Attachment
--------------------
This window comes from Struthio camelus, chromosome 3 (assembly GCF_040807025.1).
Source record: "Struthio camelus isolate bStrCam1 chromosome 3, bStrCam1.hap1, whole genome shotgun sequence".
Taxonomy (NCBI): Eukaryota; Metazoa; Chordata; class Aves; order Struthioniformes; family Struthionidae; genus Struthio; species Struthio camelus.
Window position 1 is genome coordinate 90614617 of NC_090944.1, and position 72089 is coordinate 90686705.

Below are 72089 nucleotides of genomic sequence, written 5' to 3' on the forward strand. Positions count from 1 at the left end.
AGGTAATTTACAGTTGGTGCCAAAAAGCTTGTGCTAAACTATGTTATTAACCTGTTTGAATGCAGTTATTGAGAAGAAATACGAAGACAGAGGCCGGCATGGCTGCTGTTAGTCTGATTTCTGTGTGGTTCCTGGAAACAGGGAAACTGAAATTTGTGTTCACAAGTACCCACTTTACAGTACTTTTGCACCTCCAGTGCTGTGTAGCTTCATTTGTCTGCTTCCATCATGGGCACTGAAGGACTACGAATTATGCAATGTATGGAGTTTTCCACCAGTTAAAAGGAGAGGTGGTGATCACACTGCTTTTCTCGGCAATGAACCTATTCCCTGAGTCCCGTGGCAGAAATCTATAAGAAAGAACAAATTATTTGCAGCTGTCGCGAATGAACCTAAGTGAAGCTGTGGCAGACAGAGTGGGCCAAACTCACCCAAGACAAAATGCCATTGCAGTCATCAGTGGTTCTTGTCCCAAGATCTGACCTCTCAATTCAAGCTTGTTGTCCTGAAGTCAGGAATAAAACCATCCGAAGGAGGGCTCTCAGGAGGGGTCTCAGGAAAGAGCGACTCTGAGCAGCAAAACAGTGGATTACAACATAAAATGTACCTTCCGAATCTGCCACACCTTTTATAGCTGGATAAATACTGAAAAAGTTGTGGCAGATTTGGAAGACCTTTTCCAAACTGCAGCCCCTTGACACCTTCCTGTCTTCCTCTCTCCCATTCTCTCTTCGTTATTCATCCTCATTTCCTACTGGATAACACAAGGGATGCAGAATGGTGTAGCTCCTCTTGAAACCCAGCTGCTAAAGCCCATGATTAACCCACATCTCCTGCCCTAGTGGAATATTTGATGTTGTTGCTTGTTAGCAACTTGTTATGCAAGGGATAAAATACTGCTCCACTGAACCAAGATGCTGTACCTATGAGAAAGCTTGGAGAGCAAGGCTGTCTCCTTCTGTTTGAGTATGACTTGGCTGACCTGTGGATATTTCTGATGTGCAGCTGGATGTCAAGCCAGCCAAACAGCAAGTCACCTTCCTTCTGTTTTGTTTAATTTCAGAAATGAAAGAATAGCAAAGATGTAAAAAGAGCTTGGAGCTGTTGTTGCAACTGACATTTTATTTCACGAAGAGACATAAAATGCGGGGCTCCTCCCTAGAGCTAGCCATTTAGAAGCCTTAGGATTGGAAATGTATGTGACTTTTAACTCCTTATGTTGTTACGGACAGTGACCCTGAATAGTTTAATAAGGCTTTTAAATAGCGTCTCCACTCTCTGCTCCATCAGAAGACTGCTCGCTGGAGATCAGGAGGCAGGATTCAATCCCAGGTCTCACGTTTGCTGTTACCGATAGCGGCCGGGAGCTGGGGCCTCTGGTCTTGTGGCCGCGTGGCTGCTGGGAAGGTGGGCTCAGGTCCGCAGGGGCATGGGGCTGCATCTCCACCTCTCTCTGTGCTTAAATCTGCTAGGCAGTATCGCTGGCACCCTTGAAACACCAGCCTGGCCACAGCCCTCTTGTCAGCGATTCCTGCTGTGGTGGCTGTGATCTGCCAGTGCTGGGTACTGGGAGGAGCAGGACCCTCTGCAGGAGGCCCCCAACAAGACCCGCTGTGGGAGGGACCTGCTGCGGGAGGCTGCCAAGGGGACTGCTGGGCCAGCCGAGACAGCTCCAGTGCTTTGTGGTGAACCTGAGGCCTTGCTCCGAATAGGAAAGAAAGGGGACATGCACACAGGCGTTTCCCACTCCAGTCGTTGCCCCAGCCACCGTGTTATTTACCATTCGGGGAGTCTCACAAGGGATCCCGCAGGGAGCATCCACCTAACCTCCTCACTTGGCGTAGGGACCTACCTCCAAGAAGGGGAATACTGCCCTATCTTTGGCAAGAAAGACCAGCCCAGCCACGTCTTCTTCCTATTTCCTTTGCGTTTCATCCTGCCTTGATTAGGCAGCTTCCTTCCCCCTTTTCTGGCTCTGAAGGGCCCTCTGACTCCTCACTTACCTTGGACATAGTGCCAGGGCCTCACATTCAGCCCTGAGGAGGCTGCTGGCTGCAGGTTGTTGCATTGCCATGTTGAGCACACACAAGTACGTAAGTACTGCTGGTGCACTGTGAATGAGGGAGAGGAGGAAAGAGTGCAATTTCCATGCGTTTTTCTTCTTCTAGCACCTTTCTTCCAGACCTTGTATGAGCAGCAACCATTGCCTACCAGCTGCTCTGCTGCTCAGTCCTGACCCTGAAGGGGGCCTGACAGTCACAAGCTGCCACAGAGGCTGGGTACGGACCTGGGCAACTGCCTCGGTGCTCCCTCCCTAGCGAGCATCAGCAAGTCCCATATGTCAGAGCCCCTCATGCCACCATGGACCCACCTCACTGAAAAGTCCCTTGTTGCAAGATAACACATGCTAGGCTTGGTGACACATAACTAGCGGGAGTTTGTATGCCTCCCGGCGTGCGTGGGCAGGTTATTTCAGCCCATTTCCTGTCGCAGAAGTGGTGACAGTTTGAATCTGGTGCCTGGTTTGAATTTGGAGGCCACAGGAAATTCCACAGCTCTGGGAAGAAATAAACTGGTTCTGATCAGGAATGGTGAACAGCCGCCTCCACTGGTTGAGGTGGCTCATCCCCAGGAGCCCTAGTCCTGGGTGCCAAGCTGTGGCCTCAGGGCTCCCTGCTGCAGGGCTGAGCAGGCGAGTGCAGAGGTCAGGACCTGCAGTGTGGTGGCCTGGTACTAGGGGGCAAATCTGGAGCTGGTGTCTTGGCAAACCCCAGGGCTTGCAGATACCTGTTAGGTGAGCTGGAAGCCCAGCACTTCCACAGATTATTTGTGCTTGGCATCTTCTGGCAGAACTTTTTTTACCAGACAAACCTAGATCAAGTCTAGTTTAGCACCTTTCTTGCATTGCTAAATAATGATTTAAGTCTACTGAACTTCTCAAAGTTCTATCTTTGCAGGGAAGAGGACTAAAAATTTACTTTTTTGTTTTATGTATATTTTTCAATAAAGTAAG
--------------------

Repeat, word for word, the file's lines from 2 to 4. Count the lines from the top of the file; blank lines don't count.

Source record: "Struthio camelus isolate bStrCam1 chromosome 3, bStrCam1.hap1, whole genome shotgun sequence".
Taxonomy (NCBI): Eukaryota; Metazoa; Chordata; class Aves; order Struthioniformes; family Struthionidae; genus Struthio; species Struthio camelus.
Window position 1 is genome coordinate 90614617 of NC_090944.1, and position 72089 is coordinate 90686705.